\par
THEOREM 1.1 {\it For an ideal Fermi gas in an external
potential $U({\bf r})$ and D-dimensional space,
the finite temperature spatial distribution
is given by
$$
n({\bf r})={1\over \lambda^D} f_{D\over 2}
\left(e^{\beta(\mu -U({\bf r}))}\right) \; ,
$$
where $\lambda = (2\pi \hbar^2\beta /m)^{1/2}$ is the
thermal length and $\mu$ is the chemical potential.
The zero temperature spatial distribution is
$$
n({\bf r})=\left({m\over 2\pi \hbar^2}\right)^{D/2}
{1\over \Gamma({D\over 2}+1)}
\left(E_F- U({\bf r})\right)^{D\over 2}
\Theta\left(E_F- U({\bf r})\right) \; ,
$$
where $E_F$ is the Fermi energy.}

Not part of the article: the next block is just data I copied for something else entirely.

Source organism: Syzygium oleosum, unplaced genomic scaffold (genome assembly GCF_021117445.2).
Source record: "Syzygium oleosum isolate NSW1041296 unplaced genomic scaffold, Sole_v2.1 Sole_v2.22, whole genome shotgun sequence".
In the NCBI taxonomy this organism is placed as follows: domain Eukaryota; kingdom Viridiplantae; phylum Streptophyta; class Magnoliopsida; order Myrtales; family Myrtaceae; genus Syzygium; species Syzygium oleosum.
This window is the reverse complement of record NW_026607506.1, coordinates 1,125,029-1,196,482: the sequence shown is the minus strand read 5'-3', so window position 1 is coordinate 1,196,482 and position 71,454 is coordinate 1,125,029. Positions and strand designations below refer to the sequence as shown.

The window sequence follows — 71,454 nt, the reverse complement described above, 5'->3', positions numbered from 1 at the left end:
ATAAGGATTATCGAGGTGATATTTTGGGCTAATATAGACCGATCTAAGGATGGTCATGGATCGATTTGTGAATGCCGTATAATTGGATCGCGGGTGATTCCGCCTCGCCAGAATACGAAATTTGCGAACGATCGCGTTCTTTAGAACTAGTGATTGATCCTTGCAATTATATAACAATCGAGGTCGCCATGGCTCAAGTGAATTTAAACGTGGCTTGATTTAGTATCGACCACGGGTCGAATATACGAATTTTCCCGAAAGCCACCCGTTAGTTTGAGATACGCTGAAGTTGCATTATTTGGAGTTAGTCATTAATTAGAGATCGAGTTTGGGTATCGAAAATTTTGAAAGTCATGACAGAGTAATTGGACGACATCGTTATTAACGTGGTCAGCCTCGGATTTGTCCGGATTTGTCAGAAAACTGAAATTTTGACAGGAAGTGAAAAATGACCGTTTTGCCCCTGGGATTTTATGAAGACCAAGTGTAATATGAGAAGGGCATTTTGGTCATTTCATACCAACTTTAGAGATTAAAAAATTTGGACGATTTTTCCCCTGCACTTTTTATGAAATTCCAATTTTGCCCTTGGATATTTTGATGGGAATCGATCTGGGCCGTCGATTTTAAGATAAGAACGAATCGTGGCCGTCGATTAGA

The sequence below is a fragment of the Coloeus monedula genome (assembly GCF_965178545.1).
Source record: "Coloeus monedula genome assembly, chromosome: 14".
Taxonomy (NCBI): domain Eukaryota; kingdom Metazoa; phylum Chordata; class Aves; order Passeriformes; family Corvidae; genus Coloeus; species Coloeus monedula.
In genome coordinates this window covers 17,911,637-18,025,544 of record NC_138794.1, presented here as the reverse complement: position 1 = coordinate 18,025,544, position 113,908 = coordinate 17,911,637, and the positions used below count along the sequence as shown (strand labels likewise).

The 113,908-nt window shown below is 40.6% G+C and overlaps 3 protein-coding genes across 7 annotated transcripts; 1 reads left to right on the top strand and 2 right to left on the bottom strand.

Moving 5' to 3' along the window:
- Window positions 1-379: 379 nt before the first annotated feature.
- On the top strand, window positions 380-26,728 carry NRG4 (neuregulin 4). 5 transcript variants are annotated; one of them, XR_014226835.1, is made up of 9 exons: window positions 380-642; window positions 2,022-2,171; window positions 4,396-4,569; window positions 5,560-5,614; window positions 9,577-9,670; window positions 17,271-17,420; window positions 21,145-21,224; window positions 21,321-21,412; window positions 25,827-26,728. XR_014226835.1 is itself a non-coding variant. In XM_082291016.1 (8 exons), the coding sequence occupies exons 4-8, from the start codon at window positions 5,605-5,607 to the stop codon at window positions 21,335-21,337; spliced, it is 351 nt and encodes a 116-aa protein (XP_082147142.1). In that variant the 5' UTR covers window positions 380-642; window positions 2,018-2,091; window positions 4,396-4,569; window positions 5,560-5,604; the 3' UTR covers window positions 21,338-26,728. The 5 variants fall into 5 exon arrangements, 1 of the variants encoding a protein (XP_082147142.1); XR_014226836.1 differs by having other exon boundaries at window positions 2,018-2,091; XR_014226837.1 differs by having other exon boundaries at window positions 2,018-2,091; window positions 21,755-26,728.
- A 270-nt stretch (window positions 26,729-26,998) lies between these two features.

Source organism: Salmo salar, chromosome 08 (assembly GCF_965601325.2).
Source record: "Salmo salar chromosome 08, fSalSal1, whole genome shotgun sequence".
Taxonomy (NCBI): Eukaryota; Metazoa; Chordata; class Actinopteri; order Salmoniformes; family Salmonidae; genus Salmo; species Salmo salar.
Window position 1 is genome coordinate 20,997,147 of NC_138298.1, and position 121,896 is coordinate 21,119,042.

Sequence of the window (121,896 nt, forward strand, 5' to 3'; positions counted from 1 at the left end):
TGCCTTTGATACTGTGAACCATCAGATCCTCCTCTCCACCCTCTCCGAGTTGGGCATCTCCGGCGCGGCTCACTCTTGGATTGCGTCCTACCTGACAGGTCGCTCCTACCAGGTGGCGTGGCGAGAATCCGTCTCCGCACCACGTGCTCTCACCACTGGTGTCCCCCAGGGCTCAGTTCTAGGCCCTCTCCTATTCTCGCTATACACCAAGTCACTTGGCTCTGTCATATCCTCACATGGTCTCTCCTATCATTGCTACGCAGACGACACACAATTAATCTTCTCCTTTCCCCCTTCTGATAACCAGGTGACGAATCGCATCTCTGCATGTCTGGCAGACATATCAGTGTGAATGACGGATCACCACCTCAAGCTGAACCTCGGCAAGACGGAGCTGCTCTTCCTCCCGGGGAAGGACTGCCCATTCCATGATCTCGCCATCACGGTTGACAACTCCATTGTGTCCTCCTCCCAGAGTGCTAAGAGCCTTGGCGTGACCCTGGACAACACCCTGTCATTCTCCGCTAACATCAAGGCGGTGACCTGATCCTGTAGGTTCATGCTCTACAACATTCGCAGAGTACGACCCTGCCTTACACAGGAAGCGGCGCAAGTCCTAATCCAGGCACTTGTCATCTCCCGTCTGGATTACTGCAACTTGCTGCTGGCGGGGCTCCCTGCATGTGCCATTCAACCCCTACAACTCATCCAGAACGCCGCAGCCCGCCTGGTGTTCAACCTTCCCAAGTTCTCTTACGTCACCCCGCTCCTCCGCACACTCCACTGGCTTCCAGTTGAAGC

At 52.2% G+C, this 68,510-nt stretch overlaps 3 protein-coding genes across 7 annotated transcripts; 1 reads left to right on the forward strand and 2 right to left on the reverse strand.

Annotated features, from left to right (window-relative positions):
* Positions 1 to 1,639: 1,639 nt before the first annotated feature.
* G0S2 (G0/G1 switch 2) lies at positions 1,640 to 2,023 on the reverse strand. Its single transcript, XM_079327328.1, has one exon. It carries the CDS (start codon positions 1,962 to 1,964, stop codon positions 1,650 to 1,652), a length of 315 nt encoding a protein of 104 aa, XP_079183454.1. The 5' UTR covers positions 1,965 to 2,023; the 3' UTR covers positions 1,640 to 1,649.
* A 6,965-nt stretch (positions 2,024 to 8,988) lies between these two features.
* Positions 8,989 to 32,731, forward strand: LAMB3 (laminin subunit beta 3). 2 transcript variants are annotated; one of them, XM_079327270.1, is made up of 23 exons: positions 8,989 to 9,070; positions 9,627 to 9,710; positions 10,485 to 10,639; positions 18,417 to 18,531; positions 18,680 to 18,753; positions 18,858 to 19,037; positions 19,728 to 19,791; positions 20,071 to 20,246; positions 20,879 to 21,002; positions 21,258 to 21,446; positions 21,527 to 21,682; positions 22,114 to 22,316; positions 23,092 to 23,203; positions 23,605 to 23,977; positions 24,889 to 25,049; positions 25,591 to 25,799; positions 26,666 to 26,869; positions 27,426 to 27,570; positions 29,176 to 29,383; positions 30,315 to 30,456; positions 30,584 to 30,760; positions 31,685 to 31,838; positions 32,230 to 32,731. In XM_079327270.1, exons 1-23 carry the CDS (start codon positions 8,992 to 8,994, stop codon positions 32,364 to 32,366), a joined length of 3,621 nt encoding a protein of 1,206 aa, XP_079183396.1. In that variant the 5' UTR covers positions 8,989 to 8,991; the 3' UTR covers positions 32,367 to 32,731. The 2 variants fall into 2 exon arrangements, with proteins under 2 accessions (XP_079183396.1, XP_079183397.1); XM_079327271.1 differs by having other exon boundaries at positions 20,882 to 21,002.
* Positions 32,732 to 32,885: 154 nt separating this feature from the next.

\par
{\it Proof.} One finds the spatial distribution
from the Eq. (5) by integrating over momenta the
Eq. (3) (with the sign $+$). In particular, one has
$$
n({\bf r})=\int {d^D{\bf p} \over (2\pi \hbar )^D}
{1\over e^{\beta( {{\bf p}^2\over 2m} + U({\bf r}) -\mu)} + 1} =
$$
$$
= {1\over (2\pi\hbar^2)^D} {D \pi^{D\over 2} \over \Gamma({D\over 2}+1)}
\int_0^{\infty} dp
{ p^{D-1} e^{\beta(\mu -U({\bf r}))} e^{-\beta( {p^2\over 2m})}
\over
1 + e^{\beta(\mu - U({\bf r}))} e^{-\beta( {p^2\over 2m})} }
\; ,
$$
where ${D \pi^{D\over 2}/\Gamma({D\over 2}+1)}$
is the volume of the D-dimensional unit sphere.
Then, with the position $y^2 = \beta {p^2\over 2m}$ and
using the Fermi function $f_{D\over 2}(z)$ with $z=
e^{\beta(\mu - U({\bf r}))}$, one gets the
finite temperature spatial distribution.
Finally, one obtains the zero-temperature result
by observing that
$$
n({\bf r})=\int {d^D{\bf p} \over (2\pi \hbar )^D}
\Theta\left(E_F - {{\bf p}^2\over 2m} - U({\bf r}) \right) =
$$
$$
= {1\over (2\pi\hbar^2)^D} {D \pi^{D\over 2} \over \Gamma({D\over 2}+1)}